- The Washington Times - Sunday, November 30, 2008

Russian art of the 20th century is usually typecast through polar opposites: the exuberant abstraction of revolutionary-era Constructivism followed by the figurative propaganda of Soviet socialist realism.

An exhibit at Washington’s Meridian International Center shifts the perspective from such politically charged styles to closely observed landscapes by an academically trained artist who was born five years before the communist revolution.

The career of Nikolai Timkov (1912-1993) parallels the history of Soviet rule, but does not overtly reflect its state-dictated styles. Mr. Timkov’s pleasant pictures portray the countryside familiar from Anton Chekov’s plays and Boris Pasternak’s novels, minus the human drama. Tiny townspeople and farmers inhabit his landscapes but not the heroic workers of more authoritarian Russian art.

His pastoral scenes of golden wheat fields, windblown clouds and winding rivers impart the feeling of hot summer afternoons and frigid winter twilight. Snow is painted with such skill that its frosty cold seems almost palpable.

The exhibit is co-curated by Alison Hilton, head of the department of art and art history at Georgetown University; her wall texts supply an informative history of the artist and his milieu. The approximately 60 paintings are on loan from Timothy Wyman, an Easton, Md., businessman, and his wife, Lisa, who have amassed a substantial collection of Russian art since the 1990s.

“Timkov’s art is very friendly,” Mr. Wyman says in explaining his attraction to it. “You could be looking at a hill in Vermont, if you didn’t see the church with the onion domes.”

While its subject matter has a universal appeal, this art is firmly rooted in the Russian landscape. Mr. Timkov painted outdoors, mostly in the Tver province between Moscow and St. Petersburg, and in the Ural Mountains and Crimea. The exhibit plays up his interest in the picturesque architecture of historic towns such as Pskov, Torzhok and Suzdal, and the environs around the Msta, Don and Volkhov rivers. Among his most powerful landscapes are close-up views of swift currents and patterned reflections in water.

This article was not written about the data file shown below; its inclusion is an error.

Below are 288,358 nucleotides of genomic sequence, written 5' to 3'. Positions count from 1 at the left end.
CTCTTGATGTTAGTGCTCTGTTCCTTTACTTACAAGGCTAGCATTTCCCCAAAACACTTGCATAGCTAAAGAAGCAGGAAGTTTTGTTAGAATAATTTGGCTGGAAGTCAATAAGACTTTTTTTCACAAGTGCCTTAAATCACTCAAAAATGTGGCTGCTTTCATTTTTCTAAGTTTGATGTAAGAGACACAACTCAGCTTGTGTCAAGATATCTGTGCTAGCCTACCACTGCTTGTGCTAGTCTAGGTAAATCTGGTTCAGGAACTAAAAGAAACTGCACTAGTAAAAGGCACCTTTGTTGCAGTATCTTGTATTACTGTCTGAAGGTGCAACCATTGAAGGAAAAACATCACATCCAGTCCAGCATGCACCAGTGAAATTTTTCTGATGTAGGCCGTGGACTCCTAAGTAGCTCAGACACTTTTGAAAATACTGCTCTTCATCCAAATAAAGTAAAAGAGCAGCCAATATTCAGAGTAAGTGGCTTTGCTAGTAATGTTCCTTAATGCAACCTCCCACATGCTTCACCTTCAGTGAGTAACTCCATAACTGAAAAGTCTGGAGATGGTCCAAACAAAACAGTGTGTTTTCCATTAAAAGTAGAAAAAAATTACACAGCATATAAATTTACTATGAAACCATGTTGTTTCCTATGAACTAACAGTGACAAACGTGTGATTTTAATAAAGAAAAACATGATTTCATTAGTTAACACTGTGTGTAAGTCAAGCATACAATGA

Mr. Timkov is billed as a Russian impressionist, but the influence of the French movement was only indirectly absorbed from his teachers at the nationalized academy of art in St. Petersburg, then called Leningrad. Like American impressionists, the Russians came late to the style and only loosely interpreted its modern ideas.

After graduating in 1939, Mr. Timkov joined the navy and took part in the defense of Leningrad against the German blockade during World War II. He first exhibited his work in 1947 and, with his former academy colleagues, reopened the academic dacha or “akademichka,” an outpost south of the city where students and faculty spent summers sketching their rural surroundings.

Mr. Timkov established a home and studio in nearby Valentinovka on the Msta River as a base for his forays into the region. During the postwar decades, he maintained a remarkably steady approach to painting given the political pressures to glorify farm collectives and harvest festivals.

The artist managed to work within the state-run system by celebrating Russian identity through the natural beauty of his homeland. He didn’t challenge the authorities but became a member of the government-controlled artists union, which sponsored several solo shows of his work.

Above all, Mr. Timkov clearly loved to paint and used the landscape as a backdrop on which to experiment with composition and technique. One of his tricks is to insert meandering roads, angular buildings and arched bridges to lead the eye into the scene. The foreground typically predominates to create a large, textured plane within the picture as in the shadowy snows of “Winter Day” and dark waters of “The River Msta.”

As his career progressed, Mr. Timkov more frequently juxtaposed vibrant, contrasting colors in ways similar to the post-impressionist Fauves. He set orange buildings into blue-shadowed snows, purple flowers onto green fields to inject joy into a landscape often portrayed as harsh and melancholic.

Part of this shift occurred as the result of the cultural thaw after Joseph Stalin’s death in 1953 when Russian artists began rebelling against Soviet socialist realism. Their independence was spurred by touring exhibitions of European and American modern art that exposed them to new ideas.

Mr. Timkov didn’t go so far as to embrace abstraction - the closest he comes is the pale-on-paler impasto of “Silver Day in the Birch Grove” from 1963. His work remains consistent over several decades - paintings from the 1960s are similar to those of the 1970s and 1980s - and some of his picture-postcard scenes of snowy villages border on the saccharine.

None of these can be considered major art, but they are worth seeing, if only to enjoy a Russian view of nature. The exhibit leaves the viewer eager to learn more about other unsung Russians talents who like Mr. Timkov shunned doctrinaire realism to achieve a distinctive vision.


WHAT: “Painting the Heart of Russia: Nikolai Timkov’s Sustaining Vision”

WHERE: Meridian International Center, 1630 Crescent Place NW

WHEN: 2 to 5 p.m. Wednesday to Sunday through Jan. 18


PHONE: 202/667-6800

WEB SITE: www.meridian.org

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